UHC2030’s Contributions to Global Health Governance that Advance the Right to Health Care: A Preliminary Assessment

Rachel Hammonds, Gorik Ooms, Moses Mulumba, and Allan Maleche Abstract The September 2019 United Nations High Level Meeting on Universal Health Coverage (UHC) aims to mobilize top-level political support for action on UHC to advance the health Sustainable Development Goal (SDG). A driving force behind this meeting is the “UHC Movement,” led by UHC2030, which focuses on coordinating and amplifying efforts by WHO, the World Bank, civil society, and the private…

PERSPECTIVE Universal Health Coverage: Are We Losing Our Way on Women’s and Children’s Health?

Flavia Bustreo and Curtis Doebbler Our children are our future and one of the basic responsibilities is to care for them in the best and most compassionate manner possible.—Nelson Mandela[1] If women are denied a chance to develop their full human potential, including their potential to lead healthier and at least somewhat happier lives, is society as a whole really healthy? —Dr. Margaret Chan[2] This commentary argues that current efforts…

Health and Human Rights’ Past: Patinating Law’s Contribution

Thérèse Murphy Abstract This article argues that to be able to look forward, lawyers within the health and human rights movement need to do more looking back. It is prompted by a simple question: do we have a history of health and human rights law and lawyering? Finding nothing that qualifies, the article asks how we might fill that gap. Focusing on international human rights law, it prescribes histories of…

Have Reforms Reconciled Health Rights Litigation and Priority Setting in Costa Rica?

Alessandro Luciano and Alex Voorhoeve Abstract The experience of Costa Rica highlights the potential for conflicts between the right to health and fair priority setting. For example, one study found that most favorable rulings by the Costa Rican constitutional court concerning claims for medications under the right to health were either for experimental treatments or for medicines that should have low priority based on health gain per unit of expenditure…

Evaluating the Impact of Student-run Asylum Clinics in the US from 2016–2018

Madison B. Sharp*, Andrew R. Milewski*, Claire Lamneck, and Katherine McKenzie Abstract Individuals applying for asylum must demonstrate a well-founded fear of persecution. By documenting signs of torture and other forms of abuse, medical evaluations can provide forensic evidence to support asylum claims. The backlog of pending immigration cases in the United States recently exceeded one million. Student-run asylum medicine clinics conduct forensic evaluations to assist in the asylum adjudication…

The Politicization of Abortion and Hippocratic Disobedience in Islamist Sudan

Liv Tønnessen and Samia Al-Nagar Abstract In Sudan’s Islamist state, abortion is politicized through its association with illegal pregnancy. Fornication is a crime against God punishable with 100 lashes, and pregnancy outside a marriage contract constitutes sufficient evidence of a woman’s immorality. This enables a strong link between the crime of fornication and the crime of illegal abortion, to the extent that our interviewees often conflate the two in the…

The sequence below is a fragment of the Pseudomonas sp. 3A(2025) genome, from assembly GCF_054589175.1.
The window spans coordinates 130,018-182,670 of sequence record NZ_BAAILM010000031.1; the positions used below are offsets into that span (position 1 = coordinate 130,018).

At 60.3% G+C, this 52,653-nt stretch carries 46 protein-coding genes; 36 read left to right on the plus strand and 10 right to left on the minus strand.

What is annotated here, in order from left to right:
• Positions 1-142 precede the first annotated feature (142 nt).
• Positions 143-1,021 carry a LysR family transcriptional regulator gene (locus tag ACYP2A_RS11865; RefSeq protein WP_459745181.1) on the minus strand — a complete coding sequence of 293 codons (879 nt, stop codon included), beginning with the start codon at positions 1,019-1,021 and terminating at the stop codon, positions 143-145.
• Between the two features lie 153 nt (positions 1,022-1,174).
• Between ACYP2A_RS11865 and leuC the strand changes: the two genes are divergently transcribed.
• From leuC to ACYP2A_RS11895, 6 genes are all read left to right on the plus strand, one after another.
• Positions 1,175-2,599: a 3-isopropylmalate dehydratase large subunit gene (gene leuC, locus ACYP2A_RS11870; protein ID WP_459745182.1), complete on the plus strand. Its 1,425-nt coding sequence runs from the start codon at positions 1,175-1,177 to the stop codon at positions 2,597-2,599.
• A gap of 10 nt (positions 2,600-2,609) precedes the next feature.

Respect, Protect, and Fulfill or Reject, Neglect, and Regress? Children’s Rights in the Time of the Russian “Gay Propaganda Law”

Caroline H. Voyles and Mariana Chilton Abstract The “gay propaganda law”—criminalizing public messaging supporting sexual and gender minority (SGM) communities in the presence of youth—implemented within Russia in 2013 has been widely criticized by those in the international field of human rights, yet remains in effect. Although the law is supposedly protecting the well-being of children, it is likely detrimental to youth who may be sexual or gender minorities. This…

Gendered Power Relations and Informed Consent: The I.V. v. Bolivia Case

Martín Hevia and Andrés Constantin Abstract In a landmark decision handed down on November 30, 2016, the Inter-American Court of Human Rights analyzed the foundations of the right to informed consent. The court held Bolivia responsible for the forced sterilization of I.V., an immigrant woman from Peru, and recognized the importance of personal autonomy as a constitutive element of personality. This paper discusses the ethical foundations of the decision and…

The Rohingya in Cox’s Bazar: When the Stateless Seek Refuge

Abhishek Bhatia, Ayesha Mahmud, Arlan Fuller, Rebecca Shin, Azad Rahman, Tanvir Shatil, Mahmuda Sultana, K. A. M Morshed, Jennifer Leaning, and Satchit Balsari Abstract The Rohingya people of Myanmar have been subject to human rights violations through government-sponsored discrimination and violence. Since August 2017, an intensified assault by Myanmar authorities has resulted in a rapid increase of Rohingya pouring into Bangladesh, and the expansion of refugee settlements in the district…

Eradicating Female Genital Mutilation/Cutting: Human Rights-Based Approaches of Legislation, Education, and Community Empowerment

Beth D. Williams-Breault Abstract Female genital mutilation/cutting is a form of violence against women and girls. It includes all procedures that involve the partial or total removal of external genitalia or other injury to the female genital organs for non-medical reasons. It is estimated that over 200 million girls and women worldwide have suffered the effects of this practice and that approximately 3.6 million girls and women are at risk…